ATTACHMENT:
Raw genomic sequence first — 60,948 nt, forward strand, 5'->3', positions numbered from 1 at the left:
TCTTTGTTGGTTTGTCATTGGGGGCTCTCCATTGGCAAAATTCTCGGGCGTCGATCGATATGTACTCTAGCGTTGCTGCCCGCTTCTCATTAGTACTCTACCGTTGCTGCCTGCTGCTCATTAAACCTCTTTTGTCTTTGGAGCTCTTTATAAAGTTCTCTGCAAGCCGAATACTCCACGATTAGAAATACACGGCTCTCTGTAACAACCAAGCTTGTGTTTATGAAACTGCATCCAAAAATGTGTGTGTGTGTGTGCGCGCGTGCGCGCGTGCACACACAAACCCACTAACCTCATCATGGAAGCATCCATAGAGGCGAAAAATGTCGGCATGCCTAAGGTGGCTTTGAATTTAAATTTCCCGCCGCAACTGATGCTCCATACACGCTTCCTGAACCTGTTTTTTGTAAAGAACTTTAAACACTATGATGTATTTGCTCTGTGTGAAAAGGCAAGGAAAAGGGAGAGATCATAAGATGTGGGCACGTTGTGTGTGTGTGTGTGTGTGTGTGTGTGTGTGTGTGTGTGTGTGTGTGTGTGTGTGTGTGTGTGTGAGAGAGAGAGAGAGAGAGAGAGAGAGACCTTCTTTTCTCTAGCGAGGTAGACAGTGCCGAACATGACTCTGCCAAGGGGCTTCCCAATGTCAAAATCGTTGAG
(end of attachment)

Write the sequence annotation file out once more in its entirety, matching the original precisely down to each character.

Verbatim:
Raw genomic sequence first — 60,948 nt, forward strand, 5'->3', positions numbered from 1 at the left:
TCTTTGTTGGTTTGTCATTGGGGGCTCTCCATTGGCAAAATTCTCGGGCGTCGATCGATATGTACTCTAGCGTTGCTGCCCGCTTCTCATTAGTACTCTACCGTTGCTGCCTGCTGCTCATTAAACCTCTTTTGTCTTTGGAGCTCTTTATAAAGTTCTCTGCAAGCCGAATACTCCACGATTAGAAATACACGGCTCTCTGTAACAACCAAGCTTGTGTTTATGAAACTGCATCCAAAAATGTGTGTGTGTGTGTGCGCGCGTGCGCGCGTGCACACACAAACCCACTAACCTCATCATGGAAGCATCCATAGAGGCGAAAAATGTCGGCATGCCTAAGGTGGCTTTGAATTTAAATTTCCCGCCGCAACTGATGCTCCATACACGCTTCCTGAACCTGTTTTTTGTAAAGAACTTTAAACACTATGATGTATTTGCTCTGTGTGAAAAGGCAAGGAAAAGGGAGAGATCATAAGATGTGGGCACGTTGTGTGTGTGTGTGTGTGTGTGTGTGTGTGTGTGTGTGTGTGTGTGTGTGTGTGTGTGTGTGTGTGAGAGAGAGAGAGAGAGAGAGAGAGAGACCTTCTTTTCTCTAGCGAGGTAGACAGTGCCGAACATGACTCTGCCAAGGGGCTTCCCAATGTCAAAATCGTTGAG